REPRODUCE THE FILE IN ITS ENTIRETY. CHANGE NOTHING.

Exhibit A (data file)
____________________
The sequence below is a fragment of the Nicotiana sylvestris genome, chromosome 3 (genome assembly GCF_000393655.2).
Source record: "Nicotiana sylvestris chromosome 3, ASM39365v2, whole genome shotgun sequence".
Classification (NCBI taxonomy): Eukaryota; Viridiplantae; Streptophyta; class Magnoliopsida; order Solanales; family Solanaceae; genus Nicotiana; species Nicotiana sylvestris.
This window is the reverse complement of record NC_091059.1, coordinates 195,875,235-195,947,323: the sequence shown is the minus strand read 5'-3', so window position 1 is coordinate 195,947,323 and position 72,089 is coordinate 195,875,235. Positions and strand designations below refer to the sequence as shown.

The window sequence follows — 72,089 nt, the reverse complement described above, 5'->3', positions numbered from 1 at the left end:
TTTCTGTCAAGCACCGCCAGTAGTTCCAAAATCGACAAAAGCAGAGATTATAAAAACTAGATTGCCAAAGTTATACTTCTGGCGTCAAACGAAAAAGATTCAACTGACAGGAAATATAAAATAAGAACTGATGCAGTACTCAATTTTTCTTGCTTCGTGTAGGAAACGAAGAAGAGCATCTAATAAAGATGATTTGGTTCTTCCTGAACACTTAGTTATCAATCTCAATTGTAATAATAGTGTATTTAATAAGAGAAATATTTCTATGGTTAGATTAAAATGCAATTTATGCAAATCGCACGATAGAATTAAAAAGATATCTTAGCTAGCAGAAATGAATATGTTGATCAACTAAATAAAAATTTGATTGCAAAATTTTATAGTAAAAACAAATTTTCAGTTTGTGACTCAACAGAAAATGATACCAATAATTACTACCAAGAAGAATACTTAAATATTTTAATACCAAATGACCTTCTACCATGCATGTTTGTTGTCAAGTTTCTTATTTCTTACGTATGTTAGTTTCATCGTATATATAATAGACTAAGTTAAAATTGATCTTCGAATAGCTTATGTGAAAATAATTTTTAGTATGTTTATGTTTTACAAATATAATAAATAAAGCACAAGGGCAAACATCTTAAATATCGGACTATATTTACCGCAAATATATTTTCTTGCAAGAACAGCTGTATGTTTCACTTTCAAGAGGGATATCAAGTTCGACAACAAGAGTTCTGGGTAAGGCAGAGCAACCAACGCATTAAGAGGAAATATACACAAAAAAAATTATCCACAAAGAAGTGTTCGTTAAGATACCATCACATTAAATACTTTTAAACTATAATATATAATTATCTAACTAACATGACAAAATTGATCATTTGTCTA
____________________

The sequence below is a fragment of the Nicotiana sylvestris genome, chromosome 3 (genome assembly GCF_000393655.2).
Source record: "Nicotiana sylvestris chromosome 3, ASM39365v2, whole genome shotgun sequence".
Classification (NCBI taxonomy): Eukaryota; Viridiplantae; Streptophyta; class Magnoliopsida; order Solanales; family Solanaceae; genus Nicotiana; species Nicotiana sylvestris.
This window is the reverse complement of record NC_091059.1, coordinates 195,875,235-195,947,323: the sequence shown is the minus strand read 5'-3', so window position 1 is coordinate 195,947,323 and position 72,089 is coordinate 195,875,235. Positions and strand designations below refer to the sequence as shown.

The window sequence follows — 72,089 nt, the reverse complement described above, 5'->3', positions numbered from 1 at the left end:
TTTCTGTCAAGCACCGCCAGTAGTTCCAAAATCGACAAAAGCAGAGATTATAAAAACTAGATTGCCAAAGTTATACTTCTGGCGTCAAACGAAAAAGATTCAACTGACAGGAAATATAAAATAAGAACTGATGCAGTACTCAATTTTTCTTGCTTCGTGTAGGAAACGAAGAAGAGCATCTAATAAAGATGATTTGGTTCTTCCTGAACACTTAGTTATCAATCTCAATTGTAATAATAGTGTATTTAATAAGAGAAATATTTCTATGGTTAGATTAAAATGCAATTTATGCAAATCGCACGATAGAATTAAAAAGATATCTTAGCTAGCAGAAATGAATATGTTGATCAACTAAATAAAAATTTGATTGCAAAATTTTATAGTAAAAACAAATTTTCAGTTTGTGACTCAACAGAAAATGATACCAATAATTACTACCAAGAAGAATACTTAAATATTTTAATACCAAATGACCTTCTACCATGCATGTTTGTTGTCAAGTTTCTTATTTCTTACGTATGTTAGTTTCATCGTATATATAATAGACTAAGTTAAAATTGATCTTCGAATAGCTTATGTGAAAATAATTTTTAGTATGTTTATGTTTTACAAATATAATAAATAAAGCACAAGGGCAAACATCTTAAATATCGGACTATATTTACCGCAAATATATTTTCTTGCAAGAACAGCTGTATGTTTCACTTTCAAGAGGGATATCAAGTTCGACAACAAGAGTTCTGGGTAAGGCAGAGCAACCAACGCATTAAGAGGAAATATACACAAAAAAAATTATCCACAAAGAAGTGTTCGTTAAGATACCATCACATTAAATACTTTTAAACTATAATATATAATTATCTAACTAACATGACAAAATTGATCATTTGTCTA